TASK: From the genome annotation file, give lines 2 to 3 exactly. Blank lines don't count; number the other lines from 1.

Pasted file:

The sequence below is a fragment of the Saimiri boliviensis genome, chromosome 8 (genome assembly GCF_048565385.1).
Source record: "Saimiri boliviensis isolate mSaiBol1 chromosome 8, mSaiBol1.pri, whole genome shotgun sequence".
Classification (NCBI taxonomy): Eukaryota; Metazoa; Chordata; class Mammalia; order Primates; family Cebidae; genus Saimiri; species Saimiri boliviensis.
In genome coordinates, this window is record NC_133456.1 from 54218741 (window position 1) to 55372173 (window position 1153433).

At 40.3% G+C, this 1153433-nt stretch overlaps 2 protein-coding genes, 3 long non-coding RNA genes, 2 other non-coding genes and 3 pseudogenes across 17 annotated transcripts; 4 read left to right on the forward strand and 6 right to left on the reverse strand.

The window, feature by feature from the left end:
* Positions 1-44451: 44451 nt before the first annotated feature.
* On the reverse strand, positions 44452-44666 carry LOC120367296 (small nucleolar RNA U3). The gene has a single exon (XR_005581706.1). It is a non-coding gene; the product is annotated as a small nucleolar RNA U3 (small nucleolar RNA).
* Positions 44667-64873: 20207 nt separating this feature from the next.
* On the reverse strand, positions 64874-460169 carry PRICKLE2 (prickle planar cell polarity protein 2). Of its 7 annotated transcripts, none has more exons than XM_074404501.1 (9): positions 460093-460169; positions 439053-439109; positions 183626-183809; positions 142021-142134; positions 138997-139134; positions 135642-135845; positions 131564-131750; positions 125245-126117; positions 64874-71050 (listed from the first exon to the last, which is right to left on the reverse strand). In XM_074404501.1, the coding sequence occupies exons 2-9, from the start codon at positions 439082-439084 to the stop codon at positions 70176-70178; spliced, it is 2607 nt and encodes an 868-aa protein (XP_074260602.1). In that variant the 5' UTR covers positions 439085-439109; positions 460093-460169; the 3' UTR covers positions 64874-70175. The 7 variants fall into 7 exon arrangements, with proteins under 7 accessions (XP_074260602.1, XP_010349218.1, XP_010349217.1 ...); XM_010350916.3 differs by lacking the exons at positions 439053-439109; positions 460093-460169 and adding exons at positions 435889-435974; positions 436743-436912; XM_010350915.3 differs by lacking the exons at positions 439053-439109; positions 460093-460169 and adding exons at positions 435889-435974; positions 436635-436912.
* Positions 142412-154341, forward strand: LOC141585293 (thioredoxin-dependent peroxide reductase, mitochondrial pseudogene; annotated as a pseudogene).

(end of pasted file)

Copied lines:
Source record: "Saimiri boliviensis isolate mSaiBol1 chromosome 8, mSaiBol1.pri, whole genome shotgun sequence".
Classification (NCBI taxonomy): Eukaryota; Metazoa; Chordata; class Mammalia; order Primates; family Cebidae; genus Saimiri; species Saimiri boliviensis.